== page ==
I was 19 when I moved out of my parents’ three bedroom home. The house was stuffed full of our life; there was no emptiness, anywhere. The garage was overflowing with Christmas decorations and discarded softball gear. My room was jam packed with the memories of high school on the walls: mums, pictures, movie ticket stubs; books could be found spilling out of the closet, and stacked on top of any flat surface. My sister’s room was a tween’s dream with its Easter-egg-purple walls and green stripes, and silly posters hung with colorful tacks. The living room with its oversized furniture filled the space, even with the raised ceiling. The kitchen was stocked with every single gadget a cook could ever want, and a pan or bowl of every conceivable size.
I moved from that house with no echoes to my own three bedroom house in Oklahoma, 160 miles away. When the movers brought our boxes in, I was puzzled by the amount. We were going to live with so little things? How?
Getting married so quickly, so unexpectedly, and so young meant we had no wedding gifts. Actually, I believe very little of our friends and family knew we were married at all. It was a rapid, sudden, explosive departure from my former life with my former name, into an incredibly strange, and somehow empty world.
Our long living room was populated with an end table at the far end, and a 19-inch television perched on it… our entertainment center. Five feet back was a day bed, made up to look like a couch, since we didn’t have one. On either side of the couch were two plastic lawn chairs, a little faded from the sun… our seating area.
In the kitchen, we had a total of four cups, two dish towels, a microwave, and a coffee maker.
The dining room was our makeshift “office,” as we had no table or chairs to dine on. A desk sat against one wall with our computer and printer; for weeks we would spend our evenings together at the desk, laughing at funny things on the Internet and marveling that we we had actually done something so huge and different.
In our bedroom, the master bedroom (what was I doing in a master bedroom at 19?! It felt surreal), was a full-size bed, and a set of broken dresser drawers.
That’s it. That was the extent of our possessions. There were echoes in every square inch of that house.
The remaining two bedroom were completely vacant. We had no furniture or use for them at all. The closets eventually became designated for military uniforms, just to make things easier, but they weren’t needed.
For four years, I kept those doors shut, not wanting to cool or heat them for no reason. We slowly accumulated things, and those rooms became overflow, but never organized or seen as anything specific. Just extra emptiness.
Then, on a cold January day, after a three minute wait and two little lines, just like that, one of the rooms had a purpose. It was to be painted and decorated and organized and used. It was going to belong to a tiny someone.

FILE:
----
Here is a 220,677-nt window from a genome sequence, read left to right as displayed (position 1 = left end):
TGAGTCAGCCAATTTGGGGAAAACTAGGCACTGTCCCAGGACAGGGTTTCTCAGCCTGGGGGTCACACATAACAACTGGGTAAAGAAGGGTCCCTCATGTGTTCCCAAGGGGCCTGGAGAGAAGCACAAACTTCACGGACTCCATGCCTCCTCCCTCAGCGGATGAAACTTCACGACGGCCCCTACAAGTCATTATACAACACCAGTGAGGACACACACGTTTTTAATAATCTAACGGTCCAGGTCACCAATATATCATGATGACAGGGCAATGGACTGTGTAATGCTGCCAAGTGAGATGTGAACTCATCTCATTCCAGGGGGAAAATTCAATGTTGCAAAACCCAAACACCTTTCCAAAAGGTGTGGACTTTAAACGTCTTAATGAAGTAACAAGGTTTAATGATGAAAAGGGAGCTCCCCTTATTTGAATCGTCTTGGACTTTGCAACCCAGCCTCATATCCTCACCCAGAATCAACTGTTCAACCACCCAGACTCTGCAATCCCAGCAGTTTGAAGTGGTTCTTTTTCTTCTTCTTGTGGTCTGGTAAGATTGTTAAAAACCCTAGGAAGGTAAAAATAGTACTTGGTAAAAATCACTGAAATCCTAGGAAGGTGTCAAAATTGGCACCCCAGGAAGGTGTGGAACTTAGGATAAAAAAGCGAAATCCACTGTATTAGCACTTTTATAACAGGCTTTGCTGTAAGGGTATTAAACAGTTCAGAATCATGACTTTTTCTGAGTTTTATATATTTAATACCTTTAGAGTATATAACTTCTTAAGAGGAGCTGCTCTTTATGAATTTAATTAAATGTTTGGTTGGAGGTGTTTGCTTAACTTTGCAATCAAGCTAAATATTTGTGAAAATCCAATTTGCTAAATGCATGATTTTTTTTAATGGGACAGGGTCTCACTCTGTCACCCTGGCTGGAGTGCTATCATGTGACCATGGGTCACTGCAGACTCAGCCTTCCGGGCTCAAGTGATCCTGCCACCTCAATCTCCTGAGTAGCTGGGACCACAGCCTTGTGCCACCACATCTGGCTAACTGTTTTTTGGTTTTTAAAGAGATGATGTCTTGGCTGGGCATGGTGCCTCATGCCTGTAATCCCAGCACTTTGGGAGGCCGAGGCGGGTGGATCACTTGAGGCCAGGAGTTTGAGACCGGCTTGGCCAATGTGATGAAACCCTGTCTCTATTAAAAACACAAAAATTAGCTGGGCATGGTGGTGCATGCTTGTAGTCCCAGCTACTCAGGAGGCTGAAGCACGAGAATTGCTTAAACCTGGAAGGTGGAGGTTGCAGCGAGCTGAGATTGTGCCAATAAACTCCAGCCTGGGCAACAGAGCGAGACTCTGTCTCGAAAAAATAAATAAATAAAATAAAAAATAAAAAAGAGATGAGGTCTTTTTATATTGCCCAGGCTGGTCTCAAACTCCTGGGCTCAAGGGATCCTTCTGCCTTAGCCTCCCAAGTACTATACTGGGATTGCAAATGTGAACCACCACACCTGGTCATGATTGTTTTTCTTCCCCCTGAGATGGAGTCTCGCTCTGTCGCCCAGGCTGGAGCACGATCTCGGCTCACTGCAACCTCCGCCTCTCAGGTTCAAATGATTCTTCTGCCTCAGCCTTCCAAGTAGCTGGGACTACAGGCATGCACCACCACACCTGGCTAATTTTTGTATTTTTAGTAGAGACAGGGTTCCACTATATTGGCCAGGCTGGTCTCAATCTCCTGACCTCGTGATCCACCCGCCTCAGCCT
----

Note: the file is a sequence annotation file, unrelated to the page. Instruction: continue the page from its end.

After our tiny someone joined us, we were moving again, to a new three bedroom house in a different town. This time, the packing took a bit longer, and the amount of boxes that showed up in the new house in the new town seemed unreal. Surely our household items hadn’t multiplied this much?
A year or two passed, and we still had the one room that was never a destination, because there was no reason to go in… until the three minute wait yielded two more lines. The painting and the decorating began again.
Because of the gradual progression, I hadn’t thought about it until tonight. It has been over eight years ago that I stepped foot into that first house full of echoes. The house where we had spread out our meager things, trying to make them appear bigger than they were.
Now, this house, right now, has no echoes. Our lives spill out of each room, like my childhood spilled out of my parents’. My daughter and her sunny, yellow room and its gobs of toys. My son’s room with its slate gray walls and the wooden alphabet above the crib, and baby clothes at every turn. Our room with our individual end tables by the side of the bed, and our closets overflowing, a new, unbroken dresser, and a mounted television. Our living room with our own oversized furniture, and the kid toys tucked into every corner. The dining room with our massive table: always a sitting place for random objects. The kitchen–my kitchen–which now holds every kitchen gadget, bowl or pan that I will ever need.
I walk down the hall at night and look at the closed doors that seal off my children’s rooms as they sleep. It takes me back to the echo house, and the closed doors of the rooms that had no purpose. How much has changed in so little time! These closed doors make me smile, for behind them are pieces of my heart and soul. These doors hold two of the most important things that keep me bound to this earth; that give me a reason to care about the world.
I smile each night as I pass these doors. The doors and rooms with a purpose, a use. I whisper, “Goodnight,” to my children, to the rooms, and to myself.
There is no echo, for every space has been filled with our life.